I’ve used the canned meats in stews, tossed into a rice cooker with rice, frozen peas, corn, ect. broth and spices for a rice type meal! My picky boys LOVED that meal.
    Also, in soups made from canned broth, dehydrated veggies and spices.

    I’m trying to save up the money to can my own meat. I loved the idea of making my own speggeti sauce.

  • Donna in Jax

    If you can’t get fresh vegetables – because of whatever reason – couldn’t you also make this using shelf-stable canned potatoes and carrots?

    • Donna, I make my stew with home-canned potatoes, carrots, stewed beef, and usually a can of commercial-canned corn (only because I haven’t started canning that yet). It’s simply a matter of warming it all up, thickening the broth, and adding seasoning.

      My family loves our food storage stew.

  • Drmomski

    I went to my local Costco for their canned beef and was informed that it is not stocked on the east coast. They recommended that I write a request for it and place it in the suggestion box which every store has. If you live on the east coast, could you help me by filling in a suggestion form requesting Kirkland canned beef be stocked?

  • Umstetter

    Friends, do NOT confuse a sealed jar with a “canned” jar. ANY jar with a good lid on it will seal if the rim/lid are in good condition and the food inside is hot. THAT’S NOT “CANNING”. Canning is when you get the food contents hot enough to kill the bacteria AND seal the jar.

    Oven “canning” is playing Russian Roulette!

    Water boils at 212 degrees Fahrenheit. The water will NEVER get hotter than that – UNLESS it’s under PRESSURE. Water= broth, tap water, well water, juice – anything that is wet. The bacteria that is responsible for Botulism will NOT be killed until the temperature reaches 249 or so. THAT is why ANY non-acidic foods – which is ANY food that is not a fruit, pickled or high sugared needs to be PRESSURE canned! Ovens will NEVER get food to the proper temperature no matter how long it’s in the oven, pot, etc.

    Thinking that keeping food in the oven for a longer time so it kills the bacteria is like thinking that; “well something needs to cook for 20 minutes at 325, so if I set the oven to 550 I can cook it in 10 minutes.” It just don’t work that way!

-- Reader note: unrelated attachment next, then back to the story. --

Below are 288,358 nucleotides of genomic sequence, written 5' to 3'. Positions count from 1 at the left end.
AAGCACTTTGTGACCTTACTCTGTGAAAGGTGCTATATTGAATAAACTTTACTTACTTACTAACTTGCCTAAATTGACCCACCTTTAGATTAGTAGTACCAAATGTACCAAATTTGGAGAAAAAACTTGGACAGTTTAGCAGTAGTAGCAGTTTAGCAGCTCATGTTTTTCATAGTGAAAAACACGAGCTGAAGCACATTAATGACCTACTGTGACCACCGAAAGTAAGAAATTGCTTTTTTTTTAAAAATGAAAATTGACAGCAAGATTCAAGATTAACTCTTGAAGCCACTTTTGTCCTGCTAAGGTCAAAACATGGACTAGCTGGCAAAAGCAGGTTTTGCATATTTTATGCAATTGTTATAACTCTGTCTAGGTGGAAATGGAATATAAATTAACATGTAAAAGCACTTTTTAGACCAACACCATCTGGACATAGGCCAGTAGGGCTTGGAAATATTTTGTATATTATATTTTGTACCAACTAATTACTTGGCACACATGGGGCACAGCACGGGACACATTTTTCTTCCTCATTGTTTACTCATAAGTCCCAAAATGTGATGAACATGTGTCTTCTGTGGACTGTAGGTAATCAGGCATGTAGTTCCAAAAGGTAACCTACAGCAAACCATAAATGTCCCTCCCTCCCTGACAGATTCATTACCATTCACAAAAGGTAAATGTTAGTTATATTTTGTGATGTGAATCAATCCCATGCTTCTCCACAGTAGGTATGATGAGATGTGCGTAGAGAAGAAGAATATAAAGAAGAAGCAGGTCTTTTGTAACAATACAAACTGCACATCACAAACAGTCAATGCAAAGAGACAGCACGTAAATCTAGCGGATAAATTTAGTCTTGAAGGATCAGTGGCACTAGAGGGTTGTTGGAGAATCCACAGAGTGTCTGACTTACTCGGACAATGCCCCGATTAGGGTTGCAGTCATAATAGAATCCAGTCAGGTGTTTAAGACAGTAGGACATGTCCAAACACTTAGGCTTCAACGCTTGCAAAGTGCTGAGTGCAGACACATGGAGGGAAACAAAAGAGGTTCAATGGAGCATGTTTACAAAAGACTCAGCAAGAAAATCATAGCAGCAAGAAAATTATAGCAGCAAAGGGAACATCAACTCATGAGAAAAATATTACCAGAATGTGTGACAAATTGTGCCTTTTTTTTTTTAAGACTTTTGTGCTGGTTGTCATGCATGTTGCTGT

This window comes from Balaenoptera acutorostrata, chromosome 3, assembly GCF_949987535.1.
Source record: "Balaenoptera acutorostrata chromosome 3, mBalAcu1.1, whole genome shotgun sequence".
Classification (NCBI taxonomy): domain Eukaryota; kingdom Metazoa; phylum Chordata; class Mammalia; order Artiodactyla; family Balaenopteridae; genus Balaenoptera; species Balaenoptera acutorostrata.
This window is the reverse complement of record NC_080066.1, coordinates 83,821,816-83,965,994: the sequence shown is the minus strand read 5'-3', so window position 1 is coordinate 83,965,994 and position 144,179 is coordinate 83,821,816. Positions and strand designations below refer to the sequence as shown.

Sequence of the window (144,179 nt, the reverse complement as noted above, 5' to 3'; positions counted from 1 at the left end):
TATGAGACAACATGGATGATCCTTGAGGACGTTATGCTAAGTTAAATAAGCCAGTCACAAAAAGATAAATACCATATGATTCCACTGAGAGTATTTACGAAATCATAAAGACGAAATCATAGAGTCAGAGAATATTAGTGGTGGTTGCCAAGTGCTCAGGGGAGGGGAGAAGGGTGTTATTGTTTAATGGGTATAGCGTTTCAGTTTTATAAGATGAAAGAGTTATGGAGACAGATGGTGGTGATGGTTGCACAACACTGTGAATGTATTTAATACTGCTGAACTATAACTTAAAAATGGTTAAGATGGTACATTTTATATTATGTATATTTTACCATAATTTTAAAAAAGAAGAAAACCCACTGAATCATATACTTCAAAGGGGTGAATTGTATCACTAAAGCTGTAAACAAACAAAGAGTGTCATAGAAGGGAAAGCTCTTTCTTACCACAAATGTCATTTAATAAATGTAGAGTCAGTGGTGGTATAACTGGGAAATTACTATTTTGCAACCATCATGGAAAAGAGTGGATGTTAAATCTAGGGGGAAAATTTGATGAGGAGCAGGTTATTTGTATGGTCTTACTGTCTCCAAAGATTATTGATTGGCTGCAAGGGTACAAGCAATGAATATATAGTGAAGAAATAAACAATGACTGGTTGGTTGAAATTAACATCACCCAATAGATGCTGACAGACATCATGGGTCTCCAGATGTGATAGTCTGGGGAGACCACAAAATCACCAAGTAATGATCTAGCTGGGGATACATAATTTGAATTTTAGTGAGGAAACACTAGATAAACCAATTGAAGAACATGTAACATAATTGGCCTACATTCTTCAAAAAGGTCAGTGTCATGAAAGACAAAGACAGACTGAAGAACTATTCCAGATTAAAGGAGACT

Please understand that not all foods, all the time carry dangerous bacteria. Chicken doesn’t ALWAYS carry Salmonella, but do you really want to eat rare chicken and find out if that particular chicken DOES have it? Same deal with the canning.

    This goes for things like “cake in a jar” (baked in the jar, not mixes TO bake that are stored in a jar.) I know because I watched a friend of mine bake some. She gifted me with one. I was a little nervous as I watched her do it. She did not follow the instructions as she should have. I put the cake on a shelf and left it for a couple of months. I finally noticed a white netting running through it, so I opened it up. It was spoiled! But the lid on it was still SEALED – as in I had to pry the lid off of it.

    ALWAYS follow canning directions to the “T”! This is not bread baking where you can make changes and the worst thing that happens is the bread is under or over cooked or a brick. This is DANGEROUS territory.

    Having said that, no we do NOT need to be afraid to can. JUST FOLLOW THE INSTRUCTIONS TO THE “T”. If it says to boil something for 10 mins, boil it for 10 mins. not 8 or 9. If it says to pressure can, pressure can. If it says can at a certain pressure, keep it at that pressure. And make sure you’ve looked at a altitude chart for where YOU live. It makes a difference.

    Darlene – who took the Master Home Preserver Course from the county extension agent and was part of the group that was given the task of answering people’s questions about all things canning, freezing, drying and preserving for the Home Ec. agent. (They are called something else now, but I can’t remember the title change.

  • Esther

    I canned chicken breast cut in cubes this last year and it is delicious in soups, chicken enchiladas and makes dinner prep soooo quick and easy! I would love to do beef & chicken with the bone. Anyone with a recipe?

  • Joan Schmidt

    I have used the ‘Yoder’ canned meat that I got from MRE Depot…it is very delicious!! I’ve tried the freeze dried roast beef, but didn’t like it nearly as wellllI haven’t tried the Costco roast beef, but will get some the next time I go there.

  • Jess

    I love the canned meats from costco….I use the chicken in all kinds of stuff (quesadillas, white bean chili, soups, pasta salad) and the canned beef makes a great BBQ sandwich (just shred the meat, add sauce, heat.) It’s a must in my food storage. πŸ™‚

  • Regina

    1. Yes the meat makes it’s own broth. I would think you could cut down on the meat and allow for a small amount of added liquid.
    2. I have cut the salt in 1/2. I have never tried it w/o any salt.

    That said — make sure you do your research well. It would appear I am the only one that cans meat in the oven! I do have many friends and family that use this method also — although I agree that is anecdotal evidence at best.

  • That website is coming up as page not found. Is there a typo in it? I’d like to access the info.

  • Tamra

    I can elk all the time. The National Home Preservation website has all the info from the tested U of Georgia Extension recipes. I only can via approved recipes that have been quality tested under pressure. I also would not feel comfortable w/ the oven process as the pressure/temp combination isn’t likely to produce reliable results & that’s scary w/ a low pH food.

  • Sharron

    I love my canned meats and was so excited to see how much $$ it saved when i did them with sale meats. For ground meats, I have the meat cutters trim and grind the really cheap cuts and have almost instant meals from them. Was very nervous about not being able to replace my opened jars this last summer and now I am putting money away to do tons of it this summer!!